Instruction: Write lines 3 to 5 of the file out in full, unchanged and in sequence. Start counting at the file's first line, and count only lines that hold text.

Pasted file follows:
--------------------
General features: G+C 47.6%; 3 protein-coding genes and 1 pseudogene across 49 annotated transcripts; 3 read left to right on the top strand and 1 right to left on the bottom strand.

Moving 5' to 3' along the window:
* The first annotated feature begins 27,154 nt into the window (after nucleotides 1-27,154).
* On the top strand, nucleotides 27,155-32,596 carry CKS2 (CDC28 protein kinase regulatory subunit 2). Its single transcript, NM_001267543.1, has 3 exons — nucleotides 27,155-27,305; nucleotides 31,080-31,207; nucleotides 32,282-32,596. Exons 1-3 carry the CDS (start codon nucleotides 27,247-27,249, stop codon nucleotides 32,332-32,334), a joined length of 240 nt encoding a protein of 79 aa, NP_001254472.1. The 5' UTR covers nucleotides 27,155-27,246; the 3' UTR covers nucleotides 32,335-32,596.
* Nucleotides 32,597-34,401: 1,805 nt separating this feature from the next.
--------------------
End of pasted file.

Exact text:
* The first annotated feature begins 27,154 nt into the window (after nucleotides 1-27,154).
* On the top strand, nucleotides 27,155-32,596 carry CKS2 (CDC28 protein kinase regulatory subunit 2). Its single transcript, NM_001267543.1, has 3 exons — nucleotides 27,155-27,305; nucleotides 31,080-31,207; nucleotides 32,282-32,596. Exons 1-3 carry the CDS (start codon nucleotides 27,247-27,249, stop codon nucleotides 32,332-32,334), a joined length of 240 nt encoding a protein of 79 aa, NP_001254472.1. The 5' UTR covers nucleotides 27,155-27,246; the 3' UTR covers nucleotides 32,335-32,596.
* Nucleotides 32,597-34,401: 1,805 nt separating this feature from the next.